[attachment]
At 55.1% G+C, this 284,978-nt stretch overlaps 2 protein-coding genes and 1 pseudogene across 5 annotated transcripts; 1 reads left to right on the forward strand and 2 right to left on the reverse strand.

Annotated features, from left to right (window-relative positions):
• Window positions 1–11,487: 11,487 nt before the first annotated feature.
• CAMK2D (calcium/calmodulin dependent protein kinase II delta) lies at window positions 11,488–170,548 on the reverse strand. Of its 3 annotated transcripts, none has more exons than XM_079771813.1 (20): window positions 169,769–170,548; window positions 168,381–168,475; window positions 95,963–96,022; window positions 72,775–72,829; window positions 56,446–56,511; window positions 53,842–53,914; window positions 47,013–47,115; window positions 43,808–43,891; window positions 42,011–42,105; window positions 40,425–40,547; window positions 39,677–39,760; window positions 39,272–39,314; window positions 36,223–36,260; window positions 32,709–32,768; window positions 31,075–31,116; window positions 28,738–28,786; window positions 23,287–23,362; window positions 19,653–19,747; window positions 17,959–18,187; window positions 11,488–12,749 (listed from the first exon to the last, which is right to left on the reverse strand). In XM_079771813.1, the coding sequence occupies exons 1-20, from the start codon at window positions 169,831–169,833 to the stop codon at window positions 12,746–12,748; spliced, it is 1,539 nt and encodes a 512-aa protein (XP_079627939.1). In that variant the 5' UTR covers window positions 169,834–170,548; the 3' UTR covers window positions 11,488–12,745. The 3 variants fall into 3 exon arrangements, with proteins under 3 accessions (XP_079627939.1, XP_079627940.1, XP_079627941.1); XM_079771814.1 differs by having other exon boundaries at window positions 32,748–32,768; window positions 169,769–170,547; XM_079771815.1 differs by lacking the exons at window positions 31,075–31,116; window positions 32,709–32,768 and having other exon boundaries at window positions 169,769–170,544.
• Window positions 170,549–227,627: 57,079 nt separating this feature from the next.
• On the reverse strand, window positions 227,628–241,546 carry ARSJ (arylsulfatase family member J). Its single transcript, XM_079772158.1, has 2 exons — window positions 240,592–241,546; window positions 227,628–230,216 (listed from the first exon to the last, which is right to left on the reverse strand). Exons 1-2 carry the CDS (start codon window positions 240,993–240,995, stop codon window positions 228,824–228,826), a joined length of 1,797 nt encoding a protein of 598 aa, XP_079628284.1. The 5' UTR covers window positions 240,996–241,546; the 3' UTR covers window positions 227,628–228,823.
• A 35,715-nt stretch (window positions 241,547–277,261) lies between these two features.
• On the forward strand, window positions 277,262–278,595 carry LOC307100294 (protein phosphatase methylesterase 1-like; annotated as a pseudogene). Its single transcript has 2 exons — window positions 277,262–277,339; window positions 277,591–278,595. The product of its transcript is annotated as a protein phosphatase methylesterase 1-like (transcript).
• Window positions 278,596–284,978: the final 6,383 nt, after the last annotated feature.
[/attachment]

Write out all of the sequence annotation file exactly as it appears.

At 55.1% G+C, this 284,978-nt stretch overlaps 2 protein-coding genes and 1 pseudogene across 5 annotated transcripts; 1 reads left to right on the forward strand and 2 right to left on the reverse strand.

Annotated features, from left to right (window-relative positions):
• Window positions 1–11,487: 11,487 nt before the first annotated feature.
• CAMK2D (calcium/calmodulin dependent protein kinase II delta) lies at window positions 11,488–170,548 on the reverse strand. Of its 3 annotated transcripts, none has more exons than XM_079771813.1 (20): window positions 169,769–170,548; window positions 168,381–168,475; window positions 95,963–96,022; window positions 72,775–72,829; window positions 56,446–56,511; window positions 53,842–53,914; window positions 47,013–47,115; window positions 43,808–43,891; window positions 42,011–42,105; window positions 40,425–40,547; window positions 39,677–39,760; window positions 39,272–39,314; window positions 36,223–36,260; window positions 32,709–32,768; window positions 31,075–31,116; window positions 28,738–28,786; window positions 23,287–23,362; window positions 19,653–19,747; window positions 17,959–18,187; window positions 11,488–12,749 (listed from the first exon to the last, which is right to left on the reverse strand). In XM_079771813.1, the coding sequence occupies exons 1-20, from the start codon at window positions 169,831–169,833 to the stop codon at window positions 12,746–12,748; spliced, it is 1,539 nt and encodes a 512-aa protein (XP_079627939.1). In that variant the 5' UTR covers window positions 169,834–170,548; the 3' UTR covers window positions 11,488–12,745. The 3 variants fall into 3 exon arrangements, with proteins under 3 accessions (XP_079627939.1, XP_079627940.1, XP_079627941.1); XM_079771814.1 differs by having other exon boundaries at window positions 32,748–32,768; window positions 169,769–170,547; XM_079771815.1 differs by lacking the exons at window positions 31,075–31,116; window positions 32,709–32,768 and having other exon boundaries at window positions 169,769–170,544.
• Window positions 170,549–227,627: 57,079 nt separating this feature from the next.
• On the reverse strand, window positions 227,628–241,546 carry ARSJ (arylsulfatase family member J). Its single transcript, XM_079772158.1, has 2 exons — window positions 240,592–241,546; window positions 227,628–230,216 (listed from the first exon to the last, which is right to left on the reverse strand). Exons 1-2 carry the CDS (start codon window positions 240,993–240,995, stop codon window positions 228,824–228,826), a joined length of 1,797 nt encoding a protein of 598 aa, XP_079628284.1. The 5' UTR covers window positions 240,996–241,546; the 3' UTR covers window positions 227,628–228,823.
• A 35,715-nt stretch (window positions 241,547–277,261) lies between these two features.
• On the forward strand, window positions 277,262–278,595 carry LOC307100294 (protein phosphatase methylesterase 1-like; annotated as a pseudogene). Its single transcript has 2 exons — window positions 277,262–277,339; window positions 277,591–278,595. The product of its transcript is annotated as a protein phosphatase methylesterase 1-like (transcript).
• Window positions 278,596–284,978: the final 6,383 nt, after the last annotated feature.